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Civil Society’s Role in Managing Conflicts in Africa
SADC Barometer Issue 4, Jan 2004, South African Institute of International Affairs
January 31, 2004
By Jason Ladnier and Patricia Taft of The Fund for Peace, Washington DC

While long seen as a crucial element in the struggle for increased respect for democratic rule and human rights within African countries, civil society actors are only slowly recognising their role in addressing conflicts that pose threats to regional and subregional peace and stability. In many ways, this recent emergence coincides with the increased attention that regional economic bodies pay to security issues. The Fund for Peace, a Washington DC research and advocacy organisation, recently convened a series of sub-regional workshops that brought together civil society representatives in West Africa, East and Central Africa, and Southern Africa. At the three meetings, participants took part in two full days of plenary discussions on the role that civil society should play in strengthening African capacity to manage conflicts. In the end, each workshop agreed that civil society indeed had an important role to play in such matters and the participants crafted recommendations tailored to the specific challenges of their own subregion.

Understanding civil society's role in managing conflict requires an initial assessment of what characterises civil society in each of the three sub regions under discussion. The relationship between civil society actors and governments is based on historical, political, and cultural precedents. In some regions, civil society has had a history of antagonistic interactions with local governments and is viewed with suspicion if not outright hostility. In this regard, the ability of civil society organisations (CSOs) to lobby effectively and advocate on behalf of local populations is challenged. In these regions, overcoming obstacles through repeatedly engaging government officials, improving the transparency and accountability of civil society, and networking across national boundaries has become a main focus. In other regions civil society actors acknowledged their responsibility in becoming more active in engaging governments, regional and sub-regional bodies. In several countries, although the relationship between civil society and national governments was not openly antagonistic, previous interaction and collaborative work had been limited. A focus on finding points of entry and opening channels of dialogue were viewed as a first step in creating a stronger relationship with regional and sub-regional bodies.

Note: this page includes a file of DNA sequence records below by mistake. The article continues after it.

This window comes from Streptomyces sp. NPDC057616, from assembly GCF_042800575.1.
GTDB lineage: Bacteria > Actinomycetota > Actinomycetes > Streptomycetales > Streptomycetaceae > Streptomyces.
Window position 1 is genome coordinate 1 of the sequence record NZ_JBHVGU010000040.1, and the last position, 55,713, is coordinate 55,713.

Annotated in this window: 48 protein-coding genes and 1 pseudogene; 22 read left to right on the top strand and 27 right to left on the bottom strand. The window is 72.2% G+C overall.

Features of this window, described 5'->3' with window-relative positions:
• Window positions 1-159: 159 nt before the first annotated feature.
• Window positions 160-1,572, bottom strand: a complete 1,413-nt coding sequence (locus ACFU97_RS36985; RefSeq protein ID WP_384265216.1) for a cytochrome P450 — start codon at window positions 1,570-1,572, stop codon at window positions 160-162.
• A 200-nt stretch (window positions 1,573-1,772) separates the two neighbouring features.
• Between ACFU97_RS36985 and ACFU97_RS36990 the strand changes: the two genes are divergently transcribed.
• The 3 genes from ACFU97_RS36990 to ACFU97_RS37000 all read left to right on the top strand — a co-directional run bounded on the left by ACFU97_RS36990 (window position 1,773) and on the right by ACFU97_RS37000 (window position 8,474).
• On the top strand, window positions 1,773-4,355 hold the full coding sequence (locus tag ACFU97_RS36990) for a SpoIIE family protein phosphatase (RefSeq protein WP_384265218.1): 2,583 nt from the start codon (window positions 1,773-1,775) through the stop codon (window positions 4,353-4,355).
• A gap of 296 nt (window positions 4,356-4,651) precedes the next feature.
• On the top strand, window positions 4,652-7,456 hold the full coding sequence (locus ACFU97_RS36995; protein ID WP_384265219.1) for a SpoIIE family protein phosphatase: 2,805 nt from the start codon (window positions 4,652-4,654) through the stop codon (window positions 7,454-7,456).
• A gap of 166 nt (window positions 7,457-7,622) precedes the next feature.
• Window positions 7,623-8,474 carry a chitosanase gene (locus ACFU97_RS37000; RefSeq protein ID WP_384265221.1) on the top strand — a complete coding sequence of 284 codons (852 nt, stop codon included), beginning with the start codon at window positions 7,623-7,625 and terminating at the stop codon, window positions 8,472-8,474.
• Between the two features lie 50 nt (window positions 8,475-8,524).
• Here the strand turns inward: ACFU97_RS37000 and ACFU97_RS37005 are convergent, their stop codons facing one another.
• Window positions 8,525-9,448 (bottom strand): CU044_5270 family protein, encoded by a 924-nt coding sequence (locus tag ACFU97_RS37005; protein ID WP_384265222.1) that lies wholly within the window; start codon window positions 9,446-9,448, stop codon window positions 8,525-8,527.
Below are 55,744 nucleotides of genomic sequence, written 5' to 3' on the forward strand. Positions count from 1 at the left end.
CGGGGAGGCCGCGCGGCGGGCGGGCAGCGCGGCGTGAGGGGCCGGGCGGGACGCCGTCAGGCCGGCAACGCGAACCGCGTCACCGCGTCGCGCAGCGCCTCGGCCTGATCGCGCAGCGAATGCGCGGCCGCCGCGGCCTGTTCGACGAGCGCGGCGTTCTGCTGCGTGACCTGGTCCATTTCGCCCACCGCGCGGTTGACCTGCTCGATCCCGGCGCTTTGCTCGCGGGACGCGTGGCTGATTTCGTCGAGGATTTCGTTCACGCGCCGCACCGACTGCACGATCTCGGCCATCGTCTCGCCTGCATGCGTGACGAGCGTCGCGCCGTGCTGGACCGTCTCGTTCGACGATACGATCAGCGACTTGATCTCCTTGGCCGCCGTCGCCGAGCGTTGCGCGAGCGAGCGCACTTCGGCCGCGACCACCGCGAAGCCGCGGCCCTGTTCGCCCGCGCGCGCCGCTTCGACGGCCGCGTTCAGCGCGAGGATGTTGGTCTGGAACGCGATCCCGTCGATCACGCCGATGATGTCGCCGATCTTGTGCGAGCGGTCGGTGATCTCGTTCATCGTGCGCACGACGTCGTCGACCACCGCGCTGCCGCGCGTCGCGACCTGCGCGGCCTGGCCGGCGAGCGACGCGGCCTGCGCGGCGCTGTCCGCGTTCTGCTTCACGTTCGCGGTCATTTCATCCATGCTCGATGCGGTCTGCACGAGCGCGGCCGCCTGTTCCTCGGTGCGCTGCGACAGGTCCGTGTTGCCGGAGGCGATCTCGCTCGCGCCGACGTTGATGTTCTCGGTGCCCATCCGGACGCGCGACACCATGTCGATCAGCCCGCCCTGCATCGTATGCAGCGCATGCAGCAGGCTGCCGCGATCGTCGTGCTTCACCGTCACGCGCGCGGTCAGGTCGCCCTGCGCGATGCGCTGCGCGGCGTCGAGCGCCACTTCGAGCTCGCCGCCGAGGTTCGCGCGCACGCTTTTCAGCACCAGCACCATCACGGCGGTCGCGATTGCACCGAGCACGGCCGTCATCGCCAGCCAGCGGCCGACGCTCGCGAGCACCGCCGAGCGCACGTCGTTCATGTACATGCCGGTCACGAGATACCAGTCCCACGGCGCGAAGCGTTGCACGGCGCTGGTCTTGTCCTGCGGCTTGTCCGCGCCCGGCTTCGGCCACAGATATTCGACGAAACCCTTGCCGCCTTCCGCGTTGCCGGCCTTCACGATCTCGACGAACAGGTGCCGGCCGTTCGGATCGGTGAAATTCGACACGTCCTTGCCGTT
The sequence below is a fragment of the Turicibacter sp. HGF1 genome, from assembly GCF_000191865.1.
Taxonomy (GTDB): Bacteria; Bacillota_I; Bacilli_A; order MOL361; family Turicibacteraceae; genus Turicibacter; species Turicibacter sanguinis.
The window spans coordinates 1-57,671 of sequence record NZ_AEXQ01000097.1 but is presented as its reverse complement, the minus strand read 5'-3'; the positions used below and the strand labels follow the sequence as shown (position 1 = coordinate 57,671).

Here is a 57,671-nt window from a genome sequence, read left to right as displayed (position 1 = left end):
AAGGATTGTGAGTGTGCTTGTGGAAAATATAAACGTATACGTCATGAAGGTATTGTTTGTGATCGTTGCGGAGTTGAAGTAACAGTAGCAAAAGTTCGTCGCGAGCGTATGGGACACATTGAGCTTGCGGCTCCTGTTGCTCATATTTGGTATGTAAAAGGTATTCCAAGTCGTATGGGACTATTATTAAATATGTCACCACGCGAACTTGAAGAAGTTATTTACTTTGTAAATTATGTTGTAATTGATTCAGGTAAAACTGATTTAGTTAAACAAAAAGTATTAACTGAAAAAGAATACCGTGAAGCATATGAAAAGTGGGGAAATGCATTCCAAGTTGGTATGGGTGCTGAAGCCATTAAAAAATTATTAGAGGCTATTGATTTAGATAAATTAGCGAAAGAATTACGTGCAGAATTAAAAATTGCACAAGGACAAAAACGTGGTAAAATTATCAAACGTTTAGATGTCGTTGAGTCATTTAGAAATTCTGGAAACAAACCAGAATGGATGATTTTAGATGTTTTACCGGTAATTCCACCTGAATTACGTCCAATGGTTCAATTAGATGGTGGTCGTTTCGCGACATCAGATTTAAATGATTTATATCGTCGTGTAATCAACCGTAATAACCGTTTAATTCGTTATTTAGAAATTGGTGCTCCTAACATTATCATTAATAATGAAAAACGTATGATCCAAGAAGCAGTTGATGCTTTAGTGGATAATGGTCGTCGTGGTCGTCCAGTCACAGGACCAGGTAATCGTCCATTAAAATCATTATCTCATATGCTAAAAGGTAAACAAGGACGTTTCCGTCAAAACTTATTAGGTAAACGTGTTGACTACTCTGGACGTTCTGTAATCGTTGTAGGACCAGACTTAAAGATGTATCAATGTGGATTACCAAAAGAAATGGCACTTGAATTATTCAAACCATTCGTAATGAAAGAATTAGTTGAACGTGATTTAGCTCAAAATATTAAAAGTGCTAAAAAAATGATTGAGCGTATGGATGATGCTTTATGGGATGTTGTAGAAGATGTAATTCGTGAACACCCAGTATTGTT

In West Africa, a candid recognition that the region's conflicts spill over borders and create instability in neighbouring countries has pushed CSOs to work together more closely across national boundaries. Similarly, the region's organisation, the Economic Community of West African States (ECOWAS), has much more experience than other African bodies in confronting humanitarian crises and conflict. ECOWAS has intervened militarily in Côte D'Ivoire, Liberia and Sierra Leone and diplomatically in Guinea-Bissau and São Tomé and Principe. In a positive move, ECOWAS has undertaken a number of steps to institutionalise the channels of communication with the region's CSOs, including the recent creation of a Civil Society Liaison and the convening of a large conference in December 2003 in Ghana that brought together over one hundred organisations. Although it is too early to tell whether these initiatives will translate into actual sustained communication between ECOWAS and the region's CSOs, the Civil Society Liaison attended The Fund for Peace civil society workshop in October and the recommendations produced from that meeting were then taken to the December ECOWAS-sponsored meeting in Ghana.